This new policy seems to imitate the diaspora policies employed by Turkey and Algeria and opens up the possibility for developing an on-the-ground understanding of the needs and demands of Moroccan Muslims abroad.
In addition, it establishes an extra layer of control over the content and form of what is said in mosques abroad. Home state oversight of the religious field abroad can prove to be quite effective at times: when Moroccan authorities began to feel that their erstwhile partners, the Rally of French Muslims RMF had become too close to the Moroccan Islamist Justice and Development Party PJD in , they wasted no time in replacing them with a new national associative structure through the creation of the Union of French Mosques UMF the following year.
Towards a European Islam | J. Nielsen | Palgrave Macmillan
The Franco-Moroccan students receive full scholarships and study specially designed programmes with the goal of returning and taking up positions as religious leaders back home. The number of French students hovers between 30 and 50, which is small when compared with the Moroccan and other foreign students including hundreds from Western African countries ; however, these European-born and Moroccan-trained religious leaders nevertheless represent a significant new variable that will have an impact on the development of Islamic authorities in Western Europe.
In a similar fashion, the Qarawiyyin University of Fez, which is tied to the Habous ministry and supervises the Mohammed VI imam training institute, signed an agreement with the University of Siena in Italy in so as to participate in the training of Italian imams. Despite the many obstacles, recent Moroccan religious diaspora policy has endeavoured to adapt to the realities of Moroccan Muslims living in Western European contexts. These new policy initiatives are designed to accomplish a set of complementary goals: institutionalize a more direct and permanent presence on the ground for Moroccan religious authorities abroad; retain control over the intermediaries in the diaspora mosque associations and Islamic federations by means of financial subsidies and religious personnel; and influence the development of Islam abroad by training the next generation of religious leaders.
Yet what might be the contribution of Morocco to a European Islam that goes beyond a simple reaffirmation of Moroccan nationalism? Which authorities will it listen to when deciding the starting date for Ramadan? Of course, the most obvious answer is that there will be as much theological diversity in Europe as in any other Muslim society. Nevertheless, the development of distinct transnational religious fields in Western Europe that are fragmented along ethnic and linguistic lines, but which are within a generalized context of Muslims as minority communities, raises the question of the degree to which this diversity will simply reflect the national origins of migrants and their descendants abroad.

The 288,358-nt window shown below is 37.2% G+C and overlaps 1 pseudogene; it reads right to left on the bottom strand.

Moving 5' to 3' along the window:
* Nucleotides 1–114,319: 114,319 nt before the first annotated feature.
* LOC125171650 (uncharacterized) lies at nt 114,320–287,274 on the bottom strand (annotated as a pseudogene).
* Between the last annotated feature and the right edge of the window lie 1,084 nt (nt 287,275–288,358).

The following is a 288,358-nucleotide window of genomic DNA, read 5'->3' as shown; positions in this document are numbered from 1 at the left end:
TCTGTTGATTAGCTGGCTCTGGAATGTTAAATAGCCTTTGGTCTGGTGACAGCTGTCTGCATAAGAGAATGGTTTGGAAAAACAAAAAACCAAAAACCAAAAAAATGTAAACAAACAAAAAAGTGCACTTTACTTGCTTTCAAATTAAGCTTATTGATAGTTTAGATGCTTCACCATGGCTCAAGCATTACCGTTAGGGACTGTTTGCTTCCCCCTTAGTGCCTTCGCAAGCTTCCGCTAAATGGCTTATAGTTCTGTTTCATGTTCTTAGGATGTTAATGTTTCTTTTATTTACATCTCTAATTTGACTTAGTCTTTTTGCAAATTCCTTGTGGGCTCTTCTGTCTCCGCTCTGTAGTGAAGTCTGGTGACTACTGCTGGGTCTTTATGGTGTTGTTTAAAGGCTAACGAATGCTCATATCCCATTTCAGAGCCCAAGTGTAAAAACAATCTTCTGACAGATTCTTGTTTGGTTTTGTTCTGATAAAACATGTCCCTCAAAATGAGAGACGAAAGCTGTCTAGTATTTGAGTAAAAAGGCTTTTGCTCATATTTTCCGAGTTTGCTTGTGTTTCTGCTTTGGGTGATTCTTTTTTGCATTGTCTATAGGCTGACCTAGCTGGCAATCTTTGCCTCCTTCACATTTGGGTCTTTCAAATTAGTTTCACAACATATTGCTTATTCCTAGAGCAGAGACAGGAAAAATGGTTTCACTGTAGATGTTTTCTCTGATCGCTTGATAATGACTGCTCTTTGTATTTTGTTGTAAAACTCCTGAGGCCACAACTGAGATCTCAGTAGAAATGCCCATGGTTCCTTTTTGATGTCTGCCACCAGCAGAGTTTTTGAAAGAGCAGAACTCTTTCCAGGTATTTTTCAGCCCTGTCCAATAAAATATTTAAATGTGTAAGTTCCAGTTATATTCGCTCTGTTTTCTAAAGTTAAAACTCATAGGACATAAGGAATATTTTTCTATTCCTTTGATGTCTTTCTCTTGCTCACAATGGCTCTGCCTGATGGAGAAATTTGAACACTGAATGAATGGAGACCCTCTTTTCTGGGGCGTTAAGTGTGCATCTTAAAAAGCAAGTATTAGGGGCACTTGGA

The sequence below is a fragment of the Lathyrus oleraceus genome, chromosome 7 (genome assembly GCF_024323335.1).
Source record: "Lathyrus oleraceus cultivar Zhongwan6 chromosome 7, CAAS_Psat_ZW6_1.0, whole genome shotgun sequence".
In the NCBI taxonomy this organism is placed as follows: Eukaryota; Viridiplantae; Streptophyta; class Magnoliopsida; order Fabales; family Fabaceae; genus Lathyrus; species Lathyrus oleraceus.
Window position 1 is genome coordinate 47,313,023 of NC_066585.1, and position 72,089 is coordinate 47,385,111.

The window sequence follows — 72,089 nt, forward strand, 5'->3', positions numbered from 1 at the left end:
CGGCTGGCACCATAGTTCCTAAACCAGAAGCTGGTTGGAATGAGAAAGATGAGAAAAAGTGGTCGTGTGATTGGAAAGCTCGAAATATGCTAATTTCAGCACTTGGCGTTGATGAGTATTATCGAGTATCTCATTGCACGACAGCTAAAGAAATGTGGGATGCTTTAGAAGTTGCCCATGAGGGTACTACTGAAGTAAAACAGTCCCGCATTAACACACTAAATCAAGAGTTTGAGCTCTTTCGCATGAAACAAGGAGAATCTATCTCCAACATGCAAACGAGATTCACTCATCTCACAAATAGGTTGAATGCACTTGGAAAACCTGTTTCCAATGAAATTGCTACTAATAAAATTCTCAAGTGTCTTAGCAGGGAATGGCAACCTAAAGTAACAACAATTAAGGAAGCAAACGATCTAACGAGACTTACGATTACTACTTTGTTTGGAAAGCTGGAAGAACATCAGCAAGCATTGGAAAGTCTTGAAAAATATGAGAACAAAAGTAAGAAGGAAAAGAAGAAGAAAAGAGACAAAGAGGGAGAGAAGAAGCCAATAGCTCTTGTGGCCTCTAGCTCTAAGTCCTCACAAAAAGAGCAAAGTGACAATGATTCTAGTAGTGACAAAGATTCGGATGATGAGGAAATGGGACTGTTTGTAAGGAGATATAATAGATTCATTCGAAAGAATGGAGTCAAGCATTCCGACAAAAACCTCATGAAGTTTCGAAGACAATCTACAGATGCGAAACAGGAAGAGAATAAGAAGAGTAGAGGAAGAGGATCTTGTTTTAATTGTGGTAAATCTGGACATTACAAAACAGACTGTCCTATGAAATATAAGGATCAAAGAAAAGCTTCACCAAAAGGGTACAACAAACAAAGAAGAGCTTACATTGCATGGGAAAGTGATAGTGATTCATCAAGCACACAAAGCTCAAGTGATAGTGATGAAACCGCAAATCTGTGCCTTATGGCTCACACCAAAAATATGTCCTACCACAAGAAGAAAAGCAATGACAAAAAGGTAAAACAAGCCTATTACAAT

In the case of Morocco, state religious officials are apt to mention that the Maliki school gives special importance to local community traditions and the concept of maslaha over more rigid literal interpretations. In the best of worlds, these few cases may represent examples where Moroccan national religious traditions could plausibly make a contribution to the theological development of European Islam. However, it is important to keep in mind that when religion is tied to the state it is just as beholden to the changing contingencies of state interests as any other element of public policy.
Indeed, Morocco had no qualms about supporting Wahhabi Salafism in the past in its bid to quash leftist movements in the s and s.
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At the same time, despite the worries of Western European lawmakers, the influence of home states such as Morocco in the religious field abroad remains tenuous. True, Morocco may play a key role in establishing certain frames of reference for its diaspora communities abroad and it has the capacity to act as a source of symbolic and monetary capital.
However, this structural reality does not diminish the agency of those concerned: ultimately, European Islam will be the reflection of what millions of European Muslims make of their faith. Cambridge: Cambridge University Press, Paris: Presses de la Renaissance, Paris: Hachette, , pp. New York: Routledge, , p. Stanford: Stanford University Press, Halverson, Theology and Creed in Sunni Islam.
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New York: Palgrave, Web Agency Milano Bluedog. Paypal Carta di credito prosegui. Nevertheless, thanks to a series of reforms in the religious field, Morocco seems to have re-appropriated its image of potential model and is trying to export it to Europe as well. This article was published in Oasis Read the table of contents. Stay up to date: sign up for our newsletter I authorize the use of my data after agreeing to the privacy-policy.
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